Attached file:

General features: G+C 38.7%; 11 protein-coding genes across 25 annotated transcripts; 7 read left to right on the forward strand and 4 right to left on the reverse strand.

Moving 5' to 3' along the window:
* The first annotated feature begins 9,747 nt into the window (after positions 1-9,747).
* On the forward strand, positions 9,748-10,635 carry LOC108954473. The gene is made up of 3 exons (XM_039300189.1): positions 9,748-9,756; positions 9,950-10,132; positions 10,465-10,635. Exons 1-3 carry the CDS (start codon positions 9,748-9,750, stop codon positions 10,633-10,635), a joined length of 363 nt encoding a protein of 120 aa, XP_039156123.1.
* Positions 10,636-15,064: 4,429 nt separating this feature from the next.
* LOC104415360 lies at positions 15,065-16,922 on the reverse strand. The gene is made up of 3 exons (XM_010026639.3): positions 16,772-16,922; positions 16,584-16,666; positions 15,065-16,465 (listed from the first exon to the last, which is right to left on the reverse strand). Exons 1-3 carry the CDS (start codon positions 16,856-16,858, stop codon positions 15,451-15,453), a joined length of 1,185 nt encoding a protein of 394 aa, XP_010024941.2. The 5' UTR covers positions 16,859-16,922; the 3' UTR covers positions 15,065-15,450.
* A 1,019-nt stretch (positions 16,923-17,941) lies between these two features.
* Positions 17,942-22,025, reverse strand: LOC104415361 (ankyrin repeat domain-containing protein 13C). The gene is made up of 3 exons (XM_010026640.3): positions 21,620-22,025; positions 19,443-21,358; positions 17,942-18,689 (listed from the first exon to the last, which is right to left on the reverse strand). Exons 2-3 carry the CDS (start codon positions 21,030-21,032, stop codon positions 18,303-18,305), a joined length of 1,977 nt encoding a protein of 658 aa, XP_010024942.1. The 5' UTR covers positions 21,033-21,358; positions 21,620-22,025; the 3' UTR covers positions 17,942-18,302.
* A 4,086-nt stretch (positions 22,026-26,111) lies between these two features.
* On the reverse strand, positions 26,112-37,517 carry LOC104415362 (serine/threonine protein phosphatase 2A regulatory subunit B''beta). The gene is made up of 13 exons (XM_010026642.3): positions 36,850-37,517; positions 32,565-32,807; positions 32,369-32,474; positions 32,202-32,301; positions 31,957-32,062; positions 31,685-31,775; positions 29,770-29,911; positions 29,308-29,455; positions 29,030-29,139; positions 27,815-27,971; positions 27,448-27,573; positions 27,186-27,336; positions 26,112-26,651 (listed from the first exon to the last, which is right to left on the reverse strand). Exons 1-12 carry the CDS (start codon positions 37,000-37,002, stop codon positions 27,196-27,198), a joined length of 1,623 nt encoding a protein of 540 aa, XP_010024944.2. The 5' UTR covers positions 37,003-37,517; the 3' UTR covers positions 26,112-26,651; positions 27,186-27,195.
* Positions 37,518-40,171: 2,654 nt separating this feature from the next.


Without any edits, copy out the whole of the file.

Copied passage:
General features: G+C 38.7%; 11 protein-coding genes across 25 annotated transcripts; 7 read left to right on the forward strand and 4 right to left on the reverse strand.

Moving 5' to 3' along the window:
* The first annotated feature begins 9,747 nt into the window (after positions 1-9,747).
* On the forward strand, positions 9,748-10,635 carry LOC108954473. The gene is made up of 3 exons (XM_039300189.1): positions 9,748-9,756; positions 9,950-10,132; positions 10,465-10,635. Exons 1-3 carry the CDS (start codon positions 9,748-9,750, stop codon positions 10,633-10,635), a joined length of 363 nt encoding a protein of 120 aa, XP_039156123.1.
* Positions 10,636-15,064: 4,429 nt separating this feature from the next.
* LOC104415360 lies at positions 15,065-16,922 on the reverse strand. The gene is made up of 3 exons (XM_010026639.3): positions 16,772-16,922; positions 16,584-16,666; positions 15,065-16,465 (listed from the first exon to the last, which is right to left on the reverse strand). Exons 1-3 carry the CDS (start codon positions 16,856-16,858, stop codon positions 15,451-15,453), a joined length of 1,185 nt encoding a protein of 394 aa, XP_010024941.2. The 5' UTR covers positions 16,859-16,922; the 3' UTR covers positions 15,065-15,450.
* A 1,019-nt stretch (positions 16,923-17,941) lies between these two features.
* Positions 17,942-22,025, reverse strand: LOC104415361 (ankyrin repeat domain-containing protein 13C). The gene is made up of 3 exons (XM_010026640.3): positions 21,620-22,025; positions 19,443-21,358; positions 17,942-18,689 (listed from the first exon to the last, which is right to left on the reverse strand). Exons 2-3 carry the CDS (start codon positions 21,030-21,032, stop codon positions 18,303-18,305), a joined length of 1,977 nt encoding a protein of 658 aa, XP_010024942.1. The 5' UTR covers positions 21,033-21,358; positions 21,620-22,025; the 3' UTR covers positions 17,942-18,302.
* A 4,086-nt stretch (positions 22,026-26,111) lies between these two features.
* On the reverse strand, positions 26,112-37,517 carry LOC104415362 (serine/threonine protein phosphatase 2A regulatory subunit B''beta). The gene is made up of 13 exons (XM_010026642.3): positions 36,850-37,517; positions 32,565-32,807; positions 32,369-32,474; positions 32,202-32,301; positions 31,957-32,062; positions 31,685-31,775; positions 29,770-29,911; positions 29,308-29,455; positions 29,030-29,139; positions 27,815-27,971; positions 27,448-27,573; positions 27,186-27,336; positions 26,112-26,651 (listed from the first exon to the last, which is right to left on the reverse strand). Exons 1-12 carry the CDS (start codon positions 37,000-37,002, stop codon positions 27,196-27,198), a joined length of 1,623 nt encoding a protein of 540 aa, XP_010024944.2. The 5' UTR covers positions 37,003-37,517; the 3' UTR covers positions 26,112-26,651; positions 27,186-27,195.
* Positions 37,518-40,171: 2,654 nt separating this feature from the next.